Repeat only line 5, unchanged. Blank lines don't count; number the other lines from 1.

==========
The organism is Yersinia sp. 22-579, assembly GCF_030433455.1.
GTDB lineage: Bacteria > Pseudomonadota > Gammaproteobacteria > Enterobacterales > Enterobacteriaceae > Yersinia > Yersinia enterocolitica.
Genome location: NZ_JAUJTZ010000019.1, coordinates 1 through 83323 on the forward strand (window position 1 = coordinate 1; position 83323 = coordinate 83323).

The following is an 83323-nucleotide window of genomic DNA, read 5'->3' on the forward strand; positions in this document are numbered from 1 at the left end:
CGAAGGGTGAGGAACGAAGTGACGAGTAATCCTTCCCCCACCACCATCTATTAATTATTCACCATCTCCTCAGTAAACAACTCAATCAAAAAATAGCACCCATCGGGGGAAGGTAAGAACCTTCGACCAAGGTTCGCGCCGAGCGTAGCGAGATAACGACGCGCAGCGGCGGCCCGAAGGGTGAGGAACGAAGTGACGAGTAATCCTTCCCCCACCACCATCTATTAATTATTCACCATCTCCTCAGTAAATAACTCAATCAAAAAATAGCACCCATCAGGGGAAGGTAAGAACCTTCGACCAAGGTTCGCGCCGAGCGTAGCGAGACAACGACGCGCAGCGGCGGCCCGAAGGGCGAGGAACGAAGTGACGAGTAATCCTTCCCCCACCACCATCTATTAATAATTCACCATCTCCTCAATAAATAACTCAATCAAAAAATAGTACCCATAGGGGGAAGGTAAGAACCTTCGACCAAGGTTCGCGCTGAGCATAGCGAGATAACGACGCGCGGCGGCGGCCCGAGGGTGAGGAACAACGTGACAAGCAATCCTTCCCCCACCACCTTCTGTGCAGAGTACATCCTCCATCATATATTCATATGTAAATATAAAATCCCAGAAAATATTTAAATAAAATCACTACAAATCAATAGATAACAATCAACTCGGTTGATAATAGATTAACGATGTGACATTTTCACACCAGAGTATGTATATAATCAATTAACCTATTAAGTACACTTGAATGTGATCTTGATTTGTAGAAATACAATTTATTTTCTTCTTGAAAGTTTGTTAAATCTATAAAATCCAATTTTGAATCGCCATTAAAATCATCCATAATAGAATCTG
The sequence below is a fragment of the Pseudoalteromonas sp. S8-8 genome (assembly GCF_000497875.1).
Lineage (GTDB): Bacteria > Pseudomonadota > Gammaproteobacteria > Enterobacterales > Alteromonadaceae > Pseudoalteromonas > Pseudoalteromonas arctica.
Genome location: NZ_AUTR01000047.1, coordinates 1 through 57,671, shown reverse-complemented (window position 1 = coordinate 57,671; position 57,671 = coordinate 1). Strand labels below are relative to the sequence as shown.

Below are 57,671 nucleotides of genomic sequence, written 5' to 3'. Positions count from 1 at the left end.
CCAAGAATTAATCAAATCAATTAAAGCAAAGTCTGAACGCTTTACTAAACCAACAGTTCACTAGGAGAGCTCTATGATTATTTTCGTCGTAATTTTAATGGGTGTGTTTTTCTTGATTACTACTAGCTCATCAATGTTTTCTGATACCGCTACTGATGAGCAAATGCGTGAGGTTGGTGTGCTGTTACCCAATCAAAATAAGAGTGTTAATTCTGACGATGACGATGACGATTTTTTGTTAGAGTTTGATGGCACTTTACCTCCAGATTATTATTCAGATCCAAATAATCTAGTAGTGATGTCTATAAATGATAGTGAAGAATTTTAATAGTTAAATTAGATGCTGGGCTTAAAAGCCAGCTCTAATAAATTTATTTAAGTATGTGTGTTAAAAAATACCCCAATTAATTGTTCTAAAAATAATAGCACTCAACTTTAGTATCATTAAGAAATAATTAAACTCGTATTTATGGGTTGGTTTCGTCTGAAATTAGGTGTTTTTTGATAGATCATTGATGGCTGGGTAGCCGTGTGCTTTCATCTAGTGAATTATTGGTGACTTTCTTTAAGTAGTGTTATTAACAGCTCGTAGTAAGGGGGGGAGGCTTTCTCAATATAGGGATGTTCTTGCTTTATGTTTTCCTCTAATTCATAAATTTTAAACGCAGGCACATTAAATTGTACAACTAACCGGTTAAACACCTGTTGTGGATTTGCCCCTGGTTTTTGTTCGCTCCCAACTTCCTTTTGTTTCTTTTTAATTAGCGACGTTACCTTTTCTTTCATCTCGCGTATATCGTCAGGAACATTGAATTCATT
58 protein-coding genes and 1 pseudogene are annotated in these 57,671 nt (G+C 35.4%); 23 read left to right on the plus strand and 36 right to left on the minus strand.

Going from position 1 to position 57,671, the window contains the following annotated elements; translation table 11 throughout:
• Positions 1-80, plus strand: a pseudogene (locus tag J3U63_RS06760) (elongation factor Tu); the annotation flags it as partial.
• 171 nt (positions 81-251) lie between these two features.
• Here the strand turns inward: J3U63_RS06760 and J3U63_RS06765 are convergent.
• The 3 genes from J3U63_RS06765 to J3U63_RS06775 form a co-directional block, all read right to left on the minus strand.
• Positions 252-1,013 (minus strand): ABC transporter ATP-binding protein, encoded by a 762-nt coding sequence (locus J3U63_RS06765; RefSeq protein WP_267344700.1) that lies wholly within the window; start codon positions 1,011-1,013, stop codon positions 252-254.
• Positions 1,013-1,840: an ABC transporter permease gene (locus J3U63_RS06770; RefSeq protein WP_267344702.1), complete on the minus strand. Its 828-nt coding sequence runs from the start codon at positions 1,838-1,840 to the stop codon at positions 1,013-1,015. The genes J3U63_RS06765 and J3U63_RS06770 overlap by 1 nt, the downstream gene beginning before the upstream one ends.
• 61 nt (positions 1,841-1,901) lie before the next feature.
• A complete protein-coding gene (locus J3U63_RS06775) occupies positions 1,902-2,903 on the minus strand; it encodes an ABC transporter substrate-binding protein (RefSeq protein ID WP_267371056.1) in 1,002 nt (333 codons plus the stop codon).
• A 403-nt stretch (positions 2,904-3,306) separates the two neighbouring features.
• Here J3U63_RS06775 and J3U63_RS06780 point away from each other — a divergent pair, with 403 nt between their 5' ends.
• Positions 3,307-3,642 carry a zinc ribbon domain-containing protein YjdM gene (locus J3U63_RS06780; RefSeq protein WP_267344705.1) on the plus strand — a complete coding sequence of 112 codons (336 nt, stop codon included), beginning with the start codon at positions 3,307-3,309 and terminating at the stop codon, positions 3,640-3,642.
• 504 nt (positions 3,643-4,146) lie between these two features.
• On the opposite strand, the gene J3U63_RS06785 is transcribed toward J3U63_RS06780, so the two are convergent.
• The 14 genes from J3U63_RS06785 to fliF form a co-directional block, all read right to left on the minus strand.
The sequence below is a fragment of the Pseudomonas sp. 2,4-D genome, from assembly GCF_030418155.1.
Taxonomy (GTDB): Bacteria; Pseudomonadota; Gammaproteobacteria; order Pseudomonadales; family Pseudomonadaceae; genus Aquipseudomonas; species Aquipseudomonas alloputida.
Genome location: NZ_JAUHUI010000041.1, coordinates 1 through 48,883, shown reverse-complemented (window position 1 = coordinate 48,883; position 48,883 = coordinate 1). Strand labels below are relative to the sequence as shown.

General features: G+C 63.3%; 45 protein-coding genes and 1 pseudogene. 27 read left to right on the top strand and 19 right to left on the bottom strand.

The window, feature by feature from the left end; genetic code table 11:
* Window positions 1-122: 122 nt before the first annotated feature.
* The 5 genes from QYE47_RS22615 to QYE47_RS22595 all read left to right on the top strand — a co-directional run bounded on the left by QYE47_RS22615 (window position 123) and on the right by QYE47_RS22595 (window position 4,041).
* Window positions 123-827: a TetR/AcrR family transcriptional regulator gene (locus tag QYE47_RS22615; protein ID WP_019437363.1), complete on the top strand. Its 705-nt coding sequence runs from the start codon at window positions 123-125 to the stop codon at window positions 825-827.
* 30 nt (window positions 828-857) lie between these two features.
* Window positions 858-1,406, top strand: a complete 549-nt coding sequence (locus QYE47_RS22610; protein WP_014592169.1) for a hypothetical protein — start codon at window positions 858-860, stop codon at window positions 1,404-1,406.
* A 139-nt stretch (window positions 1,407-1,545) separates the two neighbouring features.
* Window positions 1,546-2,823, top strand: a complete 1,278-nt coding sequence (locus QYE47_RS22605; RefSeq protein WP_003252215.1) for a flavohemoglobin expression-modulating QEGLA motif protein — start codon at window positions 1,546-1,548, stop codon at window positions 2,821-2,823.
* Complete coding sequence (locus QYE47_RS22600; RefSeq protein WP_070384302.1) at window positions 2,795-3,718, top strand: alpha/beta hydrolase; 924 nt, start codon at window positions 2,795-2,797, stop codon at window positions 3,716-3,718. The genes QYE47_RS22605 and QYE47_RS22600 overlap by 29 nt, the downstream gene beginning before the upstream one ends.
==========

CGAAGGGTGAGGAACGAAGTGACGAGTAATCCTTCCCCCACCACCATCTATTAATTATTCACCATCTCCTCAGTAAACAACTCAATCAAAAAATAGCACCCATCGGGGGAAGGTAAGAACCTTCGACCAAGGTTCGCGCCGAGCGTAGCGAGATAACGACGCGCAGCGGCGGCCCGAAGGGTGAGGAACGAAGTGACGAGTAATCCTTCCCCCACCACCATCTATTAATTATTCACCATCTCCTCAGTAAATAACTCAATCAAAAAATAGCACCCATCAGGGGAAGGTAAGAACCTTCGACCAAGGTTCGCGCCGAGCGTAGCGAGACAACGACGCGCAGCGGCGGCCCGAAGGGCGAGGAACGAAGTGACGAGTAATCCTTCCCCCACCACCATCTATTAATAATTCACCATCTCCTCAATAAATAACTCAATCAAAAAATAGTACCCATAGGGGGAAGGTAAGAACCTTCGACCAAGGTTCGCGCTGAGCATAGCGAGATAACGACGCGCGGCGGCGGCCCGAGGGTGAGGAACAACGTGACAAGCAATCCTTCCCCCACCACCTTCTGTGCAGAGTACATCCTCCATCATATATTCATATGTAAATATAAAATCCCAGAAAATATTTAAATAAAATCACTACAAATCAATAGATAACAATCAACTCGGTTGATAATAGATTAACGATGTGACATTTTCACACCAGAGTATGTATATAATCAATTAACCTATTAAGTACACTTGAATGTGATCTTGATTTGTAGAAATACAATTTATTTTCTTCTTGAAAGTTTGTTAAATCTATAAAATCCAATTTTGAATCGCCATTAAAATCATCCATAATAGAATCTG